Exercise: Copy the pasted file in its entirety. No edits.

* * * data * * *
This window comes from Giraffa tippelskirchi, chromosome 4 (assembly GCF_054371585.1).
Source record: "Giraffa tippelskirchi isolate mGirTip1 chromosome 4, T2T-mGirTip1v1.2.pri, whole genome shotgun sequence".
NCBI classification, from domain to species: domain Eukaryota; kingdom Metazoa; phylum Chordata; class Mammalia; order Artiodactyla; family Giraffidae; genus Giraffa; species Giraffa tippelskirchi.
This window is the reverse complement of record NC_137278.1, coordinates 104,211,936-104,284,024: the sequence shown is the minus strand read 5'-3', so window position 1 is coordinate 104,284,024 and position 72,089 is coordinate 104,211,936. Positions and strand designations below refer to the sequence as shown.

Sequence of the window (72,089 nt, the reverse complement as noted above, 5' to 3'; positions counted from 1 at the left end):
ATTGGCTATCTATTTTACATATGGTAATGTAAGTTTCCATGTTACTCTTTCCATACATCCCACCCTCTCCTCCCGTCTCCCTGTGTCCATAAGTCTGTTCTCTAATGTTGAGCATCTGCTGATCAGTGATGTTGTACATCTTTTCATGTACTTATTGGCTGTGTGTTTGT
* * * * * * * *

This window comes from Giraffa tippelskirchi, chromosome 4 (assembly GCF_054371585.1).
Source record: "Giraffa tippelskirchi isolate mGirTip1 chromosome 4, T2T-mGirTip1v1.2.pri, whole genome shotgun sequence".
NCBI classification, from domain to species: domain Eukaryota; kingdom Metazoa; phylum Chordata; class Mammalia; order Artiodactyla; family Giraffidae; genus Giraffa; species Giraffa tippelskirchi.
This window is the reverse complement of record NC_137278.1, coordinates 104,211,936-104,284,024: the sequence shown is the minus strand read 5'-3', so window position 1 is coordinate 104,284,024 and position 72,089 is coordinate 104,211,936. Positions and strand designations below refer to the sequence as shown.

Sequence of the window (72,089 nt, the reverse complement as noted above, 5' to 3'; positions counted from 1 at the left end):
ATTGGCTATCTATTTTACATATGGTAATGTAAGTTTCCATGTTACTCTTTCCATACATCCCACCCTCTCCTCCCGTCTCCCTGTGTCCATAAGTCTGTTCTCTAATGTTGAGCATCTGCTGATCAGTGATGTTGTACATCTTTTCATGTACTTATTGGCTGTGTGTTTGT